The ministry has joined forces with the Emirates Red Crescent (ERC) to organise the fund-raiser. ERC is also working with the Princess Haya bint Al Hussein Cultural Islamic Centres to organise another initiative under the campaign.

The Mezher and Umm Al Sheif branches will raise money for three days as part of the initiative.

Aid officials hope the schools campaign can “really emphasise more towards the giving and the overall UAE culture and the Islamic traditions we’ve been raised in and given”, said Mohammed Al Fahim, deputy secretary general for support services at ERC.

The fund-raising phase of the campaign will last two weeks, ending January 30.

Afterwards, 12 Emirati pupils in Grades 10 and 11 are to join a leading education official on a trip to the Emirates Jordanian refugee camp until February 2.

They will take donations and work with Syrian schoolchildren to help them with their studies, discuss their lives and show moral support.

Education authorities in each participating emirate are to choose one boy and one girl to send to Jordan.

They must be earning high grades and be healthy and active in extra-curricular activities, said Mubarak Al Hammadi, head of competitive activities at the ministry.

Part of the aim is to encourage pupils to cultivate a sense of giving.

“They have to feel with the Syrians,” Mr Al Hammadi said. “It is important what we put in the students’ hearts. You have to help. You have to give.”

About 500 pupils are studying in the refugee camp school that is mostly run by Syrian teachers, said Mohammed Al Shahin, Red Crescent general secretary.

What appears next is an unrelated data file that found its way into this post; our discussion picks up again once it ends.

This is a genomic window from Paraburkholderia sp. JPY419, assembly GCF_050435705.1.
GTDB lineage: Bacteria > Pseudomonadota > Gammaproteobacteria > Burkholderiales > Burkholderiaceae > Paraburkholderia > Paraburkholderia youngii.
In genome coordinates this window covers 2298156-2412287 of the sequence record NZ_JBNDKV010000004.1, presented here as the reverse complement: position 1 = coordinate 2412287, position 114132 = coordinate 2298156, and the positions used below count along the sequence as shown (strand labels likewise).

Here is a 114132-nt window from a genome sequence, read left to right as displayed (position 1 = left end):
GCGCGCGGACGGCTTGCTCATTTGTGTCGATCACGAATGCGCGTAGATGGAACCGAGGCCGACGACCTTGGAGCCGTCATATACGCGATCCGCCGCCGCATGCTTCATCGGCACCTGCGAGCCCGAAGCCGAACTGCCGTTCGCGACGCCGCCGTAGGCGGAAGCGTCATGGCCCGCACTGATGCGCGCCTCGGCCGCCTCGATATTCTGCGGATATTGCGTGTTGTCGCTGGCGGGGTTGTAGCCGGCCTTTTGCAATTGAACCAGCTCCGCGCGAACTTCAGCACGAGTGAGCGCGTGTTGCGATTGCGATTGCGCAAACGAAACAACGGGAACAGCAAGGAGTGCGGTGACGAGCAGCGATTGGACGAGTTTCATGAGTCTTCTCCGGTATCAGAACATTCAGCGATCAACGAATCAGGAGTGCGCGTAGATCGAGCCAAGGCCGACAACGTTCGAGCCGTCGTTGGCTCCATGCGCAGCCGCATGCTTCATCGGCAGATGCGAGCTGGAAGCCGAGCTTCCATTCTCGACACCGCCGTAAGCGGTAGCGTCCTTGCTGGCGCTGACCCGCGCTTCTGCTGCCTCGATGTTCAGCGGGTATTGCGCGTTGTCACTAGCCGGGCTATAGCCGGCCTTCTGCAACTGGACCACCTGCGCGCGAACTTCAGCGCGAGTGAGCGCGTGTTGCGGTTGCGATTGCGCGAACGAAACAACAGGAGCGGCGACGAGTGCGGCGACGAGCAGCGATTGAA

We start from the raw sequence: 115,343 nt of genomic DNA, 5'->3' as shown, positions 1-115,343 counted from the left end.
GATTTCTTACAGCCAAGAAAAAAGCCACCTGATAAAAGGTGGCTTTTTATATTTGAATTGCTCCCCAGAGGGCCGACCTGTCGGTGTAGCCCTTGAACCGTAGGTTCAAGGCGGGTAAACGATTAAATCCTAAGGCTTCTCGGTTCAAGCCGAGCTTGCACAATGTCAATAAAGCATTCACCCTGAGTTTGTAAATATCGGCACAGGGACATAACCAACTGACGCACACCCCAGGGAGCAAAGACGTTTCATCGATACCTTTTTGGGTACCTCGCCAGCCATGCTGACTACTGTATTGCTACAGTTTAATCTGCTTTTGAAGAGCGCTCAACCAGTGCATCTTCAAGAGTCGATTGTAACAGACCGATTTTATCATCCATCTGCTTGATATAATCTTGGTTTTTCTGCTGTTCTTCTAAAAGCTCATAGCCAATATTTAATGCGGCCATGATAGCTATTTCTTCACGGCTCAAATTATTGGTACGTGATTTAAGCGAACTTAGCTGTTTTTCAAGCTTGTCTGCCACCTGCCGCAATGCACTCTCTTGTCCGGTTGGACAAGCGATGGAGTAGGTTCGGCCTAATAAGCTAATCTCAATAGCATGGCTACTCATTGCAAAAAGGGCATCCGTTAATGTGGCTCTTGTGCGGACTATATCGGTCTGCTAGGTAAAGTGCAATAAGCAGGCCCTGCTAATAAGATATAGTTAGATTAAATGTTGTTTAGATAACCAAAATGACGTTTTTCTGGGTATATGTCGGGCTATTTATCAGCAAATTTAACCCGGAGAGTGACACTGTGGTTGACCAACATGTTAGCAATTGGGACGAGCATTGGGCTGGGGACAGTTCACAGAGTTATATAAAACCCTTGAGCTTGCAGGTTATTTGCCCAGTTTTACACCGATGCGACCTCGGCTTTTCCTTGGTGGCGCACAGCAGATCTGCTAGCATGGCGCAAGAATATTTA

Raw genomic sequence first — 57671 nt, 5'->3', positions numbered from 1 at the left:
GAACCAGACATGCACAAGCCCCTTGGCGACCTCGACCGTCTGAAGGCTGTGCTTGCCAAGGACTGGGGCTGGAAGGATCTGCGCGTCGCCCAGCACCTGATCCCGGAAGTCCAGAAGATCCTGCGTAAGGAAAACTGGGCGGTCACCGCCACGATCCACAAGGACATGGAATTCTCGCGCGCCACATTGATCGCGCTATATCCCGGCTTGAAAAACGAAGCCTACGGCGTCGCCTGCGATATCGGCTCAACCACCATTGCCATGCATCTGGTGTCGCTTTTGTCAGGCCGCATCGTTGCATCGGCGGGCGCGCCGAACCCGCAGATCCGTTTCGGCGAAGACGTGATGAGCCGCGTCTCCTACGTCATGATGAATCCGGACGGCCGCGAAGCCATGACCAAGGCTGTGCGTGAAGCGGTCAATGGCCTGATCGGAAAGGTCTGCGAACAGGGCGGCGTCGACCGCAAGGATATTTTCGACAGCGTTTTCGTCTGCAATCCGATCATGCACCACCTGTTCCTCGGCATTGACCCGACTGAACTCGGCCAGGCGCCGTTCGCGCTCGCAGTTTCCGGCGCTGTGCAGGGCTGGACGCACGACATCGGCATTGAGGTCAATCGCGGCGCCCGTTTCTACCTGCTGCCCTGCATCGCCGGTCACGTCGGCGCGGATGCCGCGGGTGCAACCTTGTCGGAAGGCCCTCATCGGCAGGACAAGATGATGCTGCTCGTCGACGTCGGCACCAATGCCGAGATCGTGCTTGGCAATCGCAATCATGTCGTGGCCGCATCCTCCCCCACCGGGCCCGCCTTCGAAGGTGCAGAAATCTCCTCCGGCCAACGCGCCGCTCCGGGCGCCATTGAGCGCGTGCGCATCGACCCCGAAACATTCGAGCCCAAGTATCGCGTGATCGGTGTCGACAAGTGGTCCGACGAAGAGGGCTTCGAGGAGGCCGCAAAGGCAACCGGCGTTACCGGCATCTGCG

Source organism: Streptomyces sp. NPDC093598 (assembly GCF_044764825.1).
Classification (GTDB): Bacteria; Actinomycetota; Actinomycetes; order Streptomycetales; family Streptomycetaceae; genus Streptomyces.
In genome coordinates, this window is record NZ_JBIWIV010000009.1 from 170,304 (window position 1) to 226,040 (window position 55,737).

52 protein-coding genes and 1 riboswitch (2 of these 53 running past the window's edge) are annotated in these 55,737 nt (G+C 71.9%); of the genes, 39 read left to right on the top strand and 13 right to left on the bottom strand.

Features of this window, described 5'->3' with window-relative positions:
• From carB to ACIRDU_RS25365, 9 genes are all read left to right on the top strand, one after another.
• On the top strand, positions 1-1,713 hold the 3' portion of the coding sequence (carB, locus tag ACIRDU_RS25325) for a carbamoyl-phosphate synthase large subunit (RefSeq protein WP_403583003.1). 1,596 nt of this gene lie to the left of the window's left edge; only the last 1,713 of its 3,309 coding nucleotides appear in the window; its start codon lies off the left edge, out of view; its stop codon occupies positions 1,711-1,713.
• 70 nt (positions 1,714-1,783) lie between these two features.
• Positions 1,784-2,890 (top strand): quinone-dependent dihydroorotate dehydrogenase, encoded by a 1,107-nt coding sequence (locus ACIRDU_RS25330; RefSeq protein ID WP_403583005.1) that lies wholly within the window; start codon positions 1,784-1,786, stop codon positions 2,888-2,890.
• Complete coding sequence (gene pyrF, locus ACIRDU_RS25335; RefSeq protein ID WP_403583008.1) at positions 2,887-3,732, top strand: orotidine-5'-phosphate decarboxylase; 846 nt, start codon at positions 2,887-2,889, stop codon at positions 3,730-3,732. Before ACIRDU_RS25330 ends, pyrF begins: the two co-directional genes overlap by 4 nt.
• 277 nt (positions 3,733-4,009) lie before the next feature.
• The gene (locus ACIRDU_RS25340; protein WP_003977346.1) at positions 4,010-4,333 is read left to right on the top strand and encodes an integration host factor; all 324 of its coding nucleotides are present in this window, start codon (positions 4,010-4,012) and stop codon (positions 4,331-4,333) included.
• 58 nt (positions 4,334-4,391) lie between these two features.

The organisation is helping the camp’s 4,000 or so refugees with work experience to continue their jobs, paying them salaries.

Mr Al Shahin said he returned from visiting the camp two days ago.

“I think one year is lost for each student,” he said. “They miss their country. When you sit with them and speak to them, you will want to cry.”

He said the teachers were trying to help them to catch up in their studies.

The Our Hearts are with the Syrian People campaign launched last month under the directive of the President, Sheikh Khalifa.

More than Dh120m was raised through a telethon and stalls set up in malls.

The number of refugees displaced throughout the region is expected to grow. Mr Al Shahin said he believed the number in the Emirati-run camp would reach 10,000 in the next month.

Unusually harsh winter conditions last month increased aid organisations’ sense of urgency to provide supplies to the refugees, tens of thousands of whom are in tent camps.

The UN is looking for $2.3bn to support 9.3 million people inside Syria, and $4.2bn for Syrian refugees, who expected to nearly double in number to 4.1 million by the end of the year.

Lebanon is home to the largest number of refugees with 905,000, followed by Jordan with 575,000, Turkey 562,000, Iraq 216,000 and Egypt 145,000.

newsdesk@thenational.ae

* with reporting by Lindsay Carroll, Associated Press and Agence France-Presse

* An earlier version of the article stated that Dh238.7bn was raised when in fact it was Dh23.87bn.